Despite a large amount of research showing that the development of an onboarding process works wonders for companies with retention issues, lots of small businesses haven’t started developing their own onboarding processes.
Making a good first impression is crucial for new hires when interviewing with your company, and now it’s your turn to give a good first impression back to your new hire. Creating a good onboarding process serves as your new hires first impression on how your company conducts business.
According to an Aberdeen Research study in 2012, 90% of companies believe their new hires make the decision to stay with a company long-term within their first year of employment. But in reality, 90% of new hires decide to stay or leave a job within the first six months, and according to ERE Media, a third of new employees actually quit within the same timeframe.
This gap in understanding retention between your small business and new hires should dramatically shift how you hire and onboard new folks.
Specifically, there are two common onboarding mistakes to avoid that when taken seriously, will put your small business above competitors recruiting from the same talent pool.
Starting the onboarding process on their first day
More often than not most first-day-on-the-job situations end up feeling like an awkward middle school dance. To quote our CEO, Craig Bryant, on this feeling, “why do so many companies treat their employee’s first day like it’s the first time they’ve even considered getting their new hire plugged in, informed and productive?”
Consider providing your new hire the red carpet treatment to make them feel welcomed, and that carpet should begin unrolling before the first day on the job.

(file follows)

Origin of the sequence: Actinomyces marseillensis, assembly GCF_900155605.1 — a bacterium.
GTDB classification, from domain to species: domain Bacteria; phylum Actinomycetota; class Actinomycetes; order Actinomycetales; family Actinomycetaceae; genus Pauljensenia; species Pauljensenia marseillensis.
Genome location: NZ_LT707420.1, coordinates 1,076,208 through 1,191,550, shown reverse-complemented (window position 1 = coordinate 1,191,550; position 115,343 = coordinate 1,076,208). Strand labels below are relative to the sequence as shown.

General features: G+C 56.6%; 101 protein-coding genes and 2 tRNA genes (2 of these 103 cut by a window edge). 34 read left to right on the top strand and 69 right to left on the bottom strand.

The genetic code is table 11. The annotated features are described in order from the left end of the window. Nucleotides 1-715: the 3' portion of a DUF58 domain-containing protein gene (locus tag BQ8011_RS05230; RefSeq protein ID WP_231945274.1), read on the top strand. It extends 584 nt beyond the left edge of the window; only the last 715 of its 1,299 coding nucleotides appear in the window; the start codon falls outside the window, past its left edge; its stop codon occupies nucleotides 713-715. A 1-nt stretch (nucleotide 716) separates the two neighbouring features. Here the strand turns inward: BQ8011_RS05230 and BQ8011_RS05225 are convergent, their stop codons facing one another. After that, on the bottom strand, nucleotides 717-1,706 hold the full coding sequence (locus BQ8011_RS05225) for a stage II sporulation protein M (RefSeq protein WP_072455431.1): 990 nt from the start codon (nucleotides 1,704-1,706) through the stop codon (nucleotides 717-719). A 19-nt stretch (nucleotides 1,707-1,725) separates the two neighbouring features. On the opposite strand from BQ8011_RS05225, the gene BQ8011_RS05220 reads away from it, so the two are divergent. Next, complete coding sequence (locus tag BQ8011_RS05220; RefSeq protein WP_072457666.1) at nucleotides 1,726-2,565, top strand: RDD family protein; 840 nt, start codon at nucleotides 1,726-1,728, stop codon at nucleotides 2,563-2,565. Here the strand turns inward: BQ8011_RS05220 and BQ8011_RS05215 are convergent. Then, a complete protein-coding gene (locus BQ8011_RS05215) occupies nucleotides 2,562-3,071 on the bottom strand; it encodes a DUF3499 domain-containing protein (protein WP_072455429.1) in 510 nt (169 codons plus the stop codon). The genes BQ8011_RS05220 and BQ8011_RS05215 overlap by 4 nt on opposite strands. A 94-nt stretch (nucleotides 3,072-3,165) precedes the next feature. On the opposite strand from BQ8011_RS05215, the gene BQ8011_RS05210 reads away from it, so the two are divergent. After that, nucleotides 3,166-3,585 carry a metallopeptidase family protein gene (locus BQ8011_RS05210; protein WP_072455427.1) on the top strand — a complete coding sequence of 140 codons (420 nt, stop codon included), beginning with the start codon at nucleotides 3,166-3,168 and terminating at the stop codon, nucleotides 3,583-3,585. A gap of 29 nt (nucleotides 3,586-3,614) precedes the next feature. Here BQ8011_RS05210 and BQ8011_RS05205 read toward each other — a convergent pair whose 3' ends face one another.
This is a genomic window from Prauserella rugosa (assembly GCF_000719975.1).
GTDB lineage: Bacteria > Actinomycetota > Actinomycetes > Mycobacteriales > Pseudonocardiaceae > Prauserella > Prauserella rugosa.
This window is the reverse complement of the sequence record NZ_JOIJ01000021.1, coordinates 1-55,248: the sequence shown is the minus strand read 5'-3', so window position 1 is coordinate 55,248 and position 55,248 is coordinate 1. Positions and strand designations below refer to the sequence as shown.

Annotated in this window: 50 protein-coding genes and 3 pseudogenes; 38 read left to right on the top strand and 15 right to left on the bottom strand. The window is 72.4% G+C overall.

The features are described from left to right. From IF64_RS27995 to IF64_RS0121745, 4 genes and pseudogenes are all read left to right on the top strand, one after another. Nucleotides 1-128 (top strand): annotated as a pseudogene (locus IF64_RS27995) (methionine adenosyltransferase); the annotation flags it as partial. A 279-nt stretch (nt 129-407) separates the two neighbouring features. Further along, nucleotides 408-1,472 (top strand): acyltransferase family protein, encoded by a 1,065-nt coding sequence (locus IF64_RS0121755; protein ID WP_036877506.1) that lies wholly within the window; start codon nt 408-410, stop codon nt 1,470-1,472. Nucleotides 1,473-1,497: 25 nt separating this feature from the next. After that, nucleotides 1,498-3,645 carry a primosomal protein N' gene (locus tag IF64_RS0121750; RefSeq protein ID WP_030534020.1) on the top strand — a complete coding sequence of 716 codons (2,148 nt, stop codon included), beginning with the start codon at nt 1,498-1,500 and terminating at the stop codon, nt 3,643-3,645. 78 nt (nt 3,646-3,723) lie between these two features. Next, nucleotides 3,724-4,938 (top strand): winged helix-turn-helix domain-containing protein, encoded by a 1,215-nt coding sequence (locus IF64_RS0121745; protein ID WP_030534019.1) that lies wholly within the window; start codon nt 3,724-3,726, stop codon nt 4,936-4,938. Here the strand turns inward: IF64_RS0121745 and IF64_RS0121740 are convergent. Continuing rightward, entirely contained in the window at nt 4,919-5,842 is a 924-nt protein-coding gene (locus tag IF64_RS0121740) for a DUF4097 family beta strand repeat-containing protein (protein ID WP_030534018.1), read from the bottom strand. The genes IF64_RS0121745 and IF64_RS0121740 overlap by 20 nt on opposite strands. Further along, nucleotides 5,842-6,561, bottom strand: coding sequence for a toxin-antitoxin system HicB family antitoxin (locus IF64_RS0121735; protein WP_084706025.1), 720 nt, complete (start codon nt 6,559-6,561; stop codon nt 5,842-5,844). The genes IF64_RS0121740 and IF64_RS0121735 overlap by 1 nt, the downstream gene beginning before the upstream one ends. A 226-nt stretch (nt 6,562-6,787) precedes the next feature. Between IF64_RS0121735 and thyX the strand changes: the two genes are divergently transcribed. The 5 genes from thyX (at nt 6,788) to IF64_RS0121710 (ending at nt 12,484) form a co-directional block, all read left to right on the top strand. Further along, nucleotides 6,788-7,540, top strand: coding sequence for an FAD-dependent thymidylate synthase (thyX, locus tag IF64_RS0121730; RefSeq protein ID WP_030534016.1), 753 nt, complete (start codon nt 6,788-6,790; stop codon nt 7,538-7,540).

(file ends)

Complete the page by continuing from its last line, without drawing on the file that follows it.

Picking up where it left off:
From the moment the candidate accepts your job offer, it’s off to the races. Your response to their acceptance should include all of the paperwork your new hire needs to fill out and return to you.
New hire paperwork is nearly the same forms from new hire to new hire, pending any job-specific needs. At the minimum, have these files zipped in a folder and ready to send to new hires. Want to take your prep a step further? Fill out the areas you’re responsible for (and that stay the same across all new hires), and never need to take that time again!
Give your new hire instructions on what to fill out, where to sign, and when you’d like the paperwork returned by. Here’s the secret key, set a due date that is before their first day on the job! If you can, put a system in place that allows you to keep track of their paperwork process, and keep it organized. The worst thing you could do is get the paperwork back in your email, but miss it with the hundreds of other emails that day.
This gives you a good amount of time to answer any questions prior to your new hire’s start date and also provides time to put all of their information into the system in time for their initial walk through the front door of your office.
“I’d argue for thinking of the onboarding process as a team-building exercise rather than simply a time to get all the necessary forms filled out properly.”, says Meghan Biro, founder and CEO of TalentCulture, in a Forbes write-up about onboarding. If your company is big on team building (and it should be), send your new hire the paperwork in advance for their review and schedule an hour or two where they can stop by the office before their start date to fill out the paperwork together.